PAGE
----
Tech Center Fire: "We Got a Lucky Break"
Thursday, June 28, 2012
More than 1,600 workers at the FAA's William J. Hughes Technical Center in Egg Harbor, N.J., got quite a scare last Friday after several explosions and fires forced a full evacuation of the facility. But a NATCA member says that considering the seriousness of the fire, "we got a lucky break, no doubt about it," as it pertains to any long-term impact on the important projects being developed and tested there.
Joe Yannone is a NATCA member at the tech center, which serves as the scientific testing hub for the Agency, where NextGen, TAMR and other Article 48 projects are developed. He, along with all 10 additional NATCA members at the facility, works at the building adjacent to the one that caught fire, and said there was a lot of confusion after the incident.
He said the fire lasted throughout the day after a propane tank that was being used in a roof renovation project exploded. Yannone, along with fellow NATCA member Tony Nappi, said that communication was poor and they didn’t really know what was going on in the immediate aftermath of the accident.
Yannone said the data systems went out after the three explosions on the roof, which caused operations at nearby Atlantic City International Airport to cease for a short time. According to news reports and the FAA’s Web site, there were over 600 flight delays as a result of either the explosion or the violent thunderstorms that came through the Northeast later that day.
Nappi said he feels lucky that there doesn't seem to be any long-term damage to any Article 48 projects. He said the fire looked terrible from the outset, but the worst part of the day may have been the mass confusion that occurred afterward.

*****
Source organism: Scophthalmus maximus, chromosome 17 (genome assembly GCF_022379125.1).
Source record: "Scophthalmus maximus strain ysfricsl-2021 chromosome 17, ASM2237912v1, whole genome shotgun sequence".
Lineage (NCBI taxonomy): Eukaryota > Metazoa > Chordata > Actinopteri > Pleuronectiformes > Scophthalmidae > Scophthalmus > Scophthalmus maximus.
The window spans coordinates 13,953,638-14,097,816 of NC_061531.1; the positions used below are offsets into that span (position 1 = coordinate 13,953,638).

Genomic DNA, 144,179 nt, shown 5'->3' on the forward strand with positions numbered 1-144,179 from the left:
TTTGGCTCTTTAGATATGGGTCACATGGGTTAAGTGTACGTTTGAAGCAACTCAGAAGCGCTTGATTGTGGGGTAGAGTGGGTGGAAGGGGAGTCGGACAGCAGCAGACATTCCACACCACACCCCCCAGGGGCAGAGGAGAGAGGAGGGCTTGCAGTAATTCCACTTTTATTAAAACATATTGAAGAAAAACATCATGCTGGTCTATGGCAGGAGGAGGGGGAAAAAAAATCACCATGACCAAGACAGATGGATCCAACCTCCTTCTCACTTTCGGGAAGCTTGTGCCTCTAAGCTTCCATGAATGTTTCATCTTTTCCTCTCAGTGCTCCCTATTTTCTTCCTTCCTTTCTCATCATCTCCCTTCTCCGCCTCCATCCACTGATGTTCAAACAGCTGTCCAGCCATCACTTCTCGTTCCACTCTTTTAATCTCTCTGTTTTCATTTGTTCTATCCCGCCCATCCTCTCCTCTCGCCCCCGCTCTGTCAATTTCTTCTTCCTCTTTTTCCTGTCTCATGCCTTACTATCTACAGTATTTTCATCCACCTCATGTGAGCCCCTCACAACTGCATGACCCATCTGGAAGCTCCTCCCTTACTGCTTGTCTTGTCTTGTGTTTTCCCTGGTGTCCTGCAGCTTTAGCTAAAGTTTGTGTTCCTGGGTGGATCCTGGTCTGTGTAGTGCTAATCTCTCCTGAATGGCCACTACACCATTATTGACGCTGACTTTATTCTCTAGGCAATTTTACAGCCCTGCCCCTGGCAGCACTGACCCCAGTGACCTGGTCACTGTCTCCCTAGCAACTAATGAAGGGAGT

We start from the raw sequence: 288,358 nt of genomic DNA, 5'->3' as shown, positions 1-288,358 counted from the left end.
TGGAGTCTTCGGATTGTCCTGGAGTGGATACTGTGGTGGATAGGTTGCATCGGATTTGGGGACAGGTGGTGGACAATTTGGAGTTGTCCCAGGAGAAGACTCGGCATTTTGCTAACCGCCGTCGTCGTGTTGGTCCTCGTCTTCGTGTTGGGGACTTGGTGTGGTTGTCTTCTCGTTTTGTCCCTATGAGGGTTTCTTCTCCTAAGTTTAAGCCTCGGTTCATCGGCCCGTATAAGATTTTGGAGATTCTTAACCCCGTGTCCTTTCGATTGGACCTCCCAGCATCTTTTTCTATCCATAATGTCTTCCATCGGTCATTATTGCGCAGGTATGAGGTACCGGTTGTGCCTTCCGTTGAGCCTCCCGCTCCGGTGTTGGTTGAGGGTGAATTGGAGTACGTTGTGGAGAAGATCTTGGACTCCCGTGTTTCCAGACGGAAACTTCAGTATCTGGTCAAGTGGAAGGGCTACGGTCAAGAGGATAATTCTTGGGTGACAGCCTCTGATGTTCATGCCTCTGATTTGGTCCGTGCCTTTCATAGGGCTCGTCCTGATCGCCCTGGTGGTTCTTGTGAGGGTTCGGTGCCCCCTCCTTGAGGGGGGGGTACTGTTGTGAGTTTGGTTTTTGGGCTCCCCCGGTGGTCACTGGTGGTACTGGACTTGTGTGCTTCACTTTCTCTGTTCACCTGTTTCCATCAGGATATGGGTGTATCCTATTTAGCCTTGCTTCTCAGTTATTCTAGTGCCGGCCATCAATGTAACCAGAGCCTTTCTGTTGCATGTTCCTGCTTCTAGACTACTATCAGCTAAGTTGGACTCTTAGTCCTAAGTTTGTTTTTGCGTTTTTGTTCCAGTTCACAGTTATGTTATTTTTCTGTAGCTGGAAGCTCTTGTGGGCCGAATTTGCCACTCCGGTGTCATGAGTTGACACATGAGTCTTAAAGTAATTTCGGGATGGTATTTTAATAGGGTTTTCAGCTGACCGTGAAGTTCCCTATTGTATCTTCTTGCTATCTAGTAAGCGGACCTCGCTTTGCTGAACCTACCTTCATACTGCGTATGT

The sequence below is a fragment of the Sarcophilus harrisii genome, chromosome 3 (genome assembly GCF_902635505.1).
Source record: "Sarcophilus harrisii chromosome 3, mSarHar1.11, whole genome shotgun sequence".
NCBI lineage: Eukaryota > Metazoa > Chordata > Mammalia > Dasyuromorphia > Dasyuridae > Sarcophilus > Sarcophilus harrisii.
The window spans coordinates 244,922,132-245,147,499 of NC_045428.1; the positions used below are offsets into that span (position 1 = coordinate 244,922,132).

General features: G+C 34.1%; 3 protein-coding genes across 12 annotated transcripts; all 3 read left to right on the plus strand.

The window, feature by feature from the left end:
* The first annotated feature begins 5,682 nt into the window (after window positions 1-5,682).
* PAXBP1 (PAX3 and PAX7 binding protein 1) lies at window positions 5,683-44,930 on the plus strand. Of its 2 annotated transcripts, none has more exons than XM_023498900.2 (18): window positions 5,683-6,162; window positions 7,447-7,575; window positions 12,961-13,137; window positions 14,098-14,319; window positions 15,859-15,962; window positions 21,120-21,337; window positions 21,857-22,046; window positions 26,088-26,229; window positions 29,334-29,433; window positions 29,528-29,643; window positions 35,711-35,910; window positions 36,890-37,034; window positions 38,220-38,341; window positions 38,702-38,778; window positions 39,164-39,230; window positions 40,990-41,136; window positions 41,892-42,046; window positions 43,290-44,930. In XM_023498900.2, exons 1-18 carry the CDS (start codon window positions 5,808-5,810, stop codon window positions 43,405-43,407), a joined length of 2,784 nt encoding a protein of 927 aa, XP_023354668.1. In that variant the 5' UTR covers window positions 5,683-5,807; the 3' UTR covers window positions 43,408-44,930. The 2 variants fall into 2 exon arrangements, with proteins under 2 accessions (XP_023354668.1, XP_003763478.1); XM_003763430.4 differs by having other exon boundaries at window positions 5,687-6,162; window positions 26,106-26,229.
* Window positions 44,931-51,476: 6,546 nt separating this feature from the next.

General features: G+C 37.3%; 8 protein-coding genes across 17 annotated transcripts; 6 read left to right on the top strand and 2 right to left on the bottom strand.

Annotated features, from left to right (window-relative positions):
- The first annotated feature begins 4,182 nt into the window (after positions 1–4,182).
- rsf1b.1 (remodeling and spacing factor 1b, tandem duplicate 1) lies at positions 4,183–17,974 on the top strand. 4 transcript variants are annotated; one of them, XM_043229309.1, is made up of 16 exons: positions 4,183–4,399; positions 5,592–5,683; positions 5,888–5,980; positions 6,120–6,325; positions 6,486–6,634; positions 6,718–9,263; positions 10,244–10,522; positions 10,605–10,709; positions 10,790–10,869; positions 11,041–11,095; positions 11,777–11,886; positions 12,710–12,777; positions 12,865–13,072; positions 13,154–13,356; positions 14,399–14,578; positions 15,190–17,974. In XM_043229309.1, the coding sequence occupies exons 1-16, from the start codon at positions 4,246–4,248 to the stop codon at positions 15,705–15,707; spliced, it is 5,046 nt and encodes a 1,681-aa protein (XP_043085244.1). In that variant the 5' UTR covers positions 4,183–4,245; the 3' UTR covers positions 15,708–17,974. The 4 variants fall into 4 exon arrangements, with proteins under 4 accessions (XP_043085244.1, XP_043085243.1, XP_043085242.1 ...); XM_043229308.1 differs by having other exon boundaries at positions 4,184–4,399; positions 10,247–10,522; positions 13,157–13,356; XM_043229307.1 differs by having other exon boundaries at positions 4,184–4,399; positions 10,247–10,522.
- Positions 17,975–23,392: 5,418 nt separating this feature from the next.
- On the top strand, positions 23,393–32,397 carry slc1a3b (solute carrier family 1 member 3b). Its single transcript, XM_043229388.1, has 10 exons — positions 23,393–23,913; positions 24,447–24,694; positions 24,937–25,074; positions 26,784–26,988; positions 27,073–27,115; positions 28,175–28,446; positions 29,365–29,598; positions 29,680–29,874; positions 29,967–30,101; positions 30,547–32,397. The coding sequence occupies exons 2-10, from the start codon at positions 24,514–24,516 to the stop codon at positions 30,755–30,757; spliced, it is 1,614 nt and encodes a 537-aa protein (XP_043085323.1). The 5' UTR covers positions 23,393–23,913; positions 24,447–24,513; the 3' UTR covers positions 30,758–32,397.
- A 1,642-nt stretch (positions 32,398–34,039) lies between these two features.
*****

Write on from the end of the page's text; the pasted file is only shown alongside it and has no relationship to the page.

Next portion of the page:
“I saw the smoke billowing, and at first I thought an aircraft or something went down on the building; that’s how bad it looked,” he said. “But our LAN lines went down, TV, everything, so we really didn’t know what was happening.”
He said they were never in any physical danger, but he wished they had a better sense of what was happening in the immediate aftermath of the incident.
“There was no real need for us to leave other than the computers went down, however that should not have excluded us from communicating what occurred, and more importantly, receiving instructions on what to do, particularly in light of the emergency situation which was occurring,” Nappi said.
Going forward, however, Nappi’s work area will get a little more crowded. Nearly 230 workers from the damaged building are being relocated throughout the tech center, and three people will be joining his workspace.
He added that, while it appears the facility caught a break of sorts, it is important to learn from this so that the Article 48 work done there isn’t put at risk by another incident. He added that there still could be some reports of damage as the inventory continues in the coming weeks.
“There’s still some determination left as to what impact this will have on the major programs, since so many people are being moved around,” Nappi said. “But to have an explosion like that, where nobody gets hurt and you also aren’t saying ‘well now we have a major impact, setting back these entire projects,’ we got a lucky break, no doubt about it.”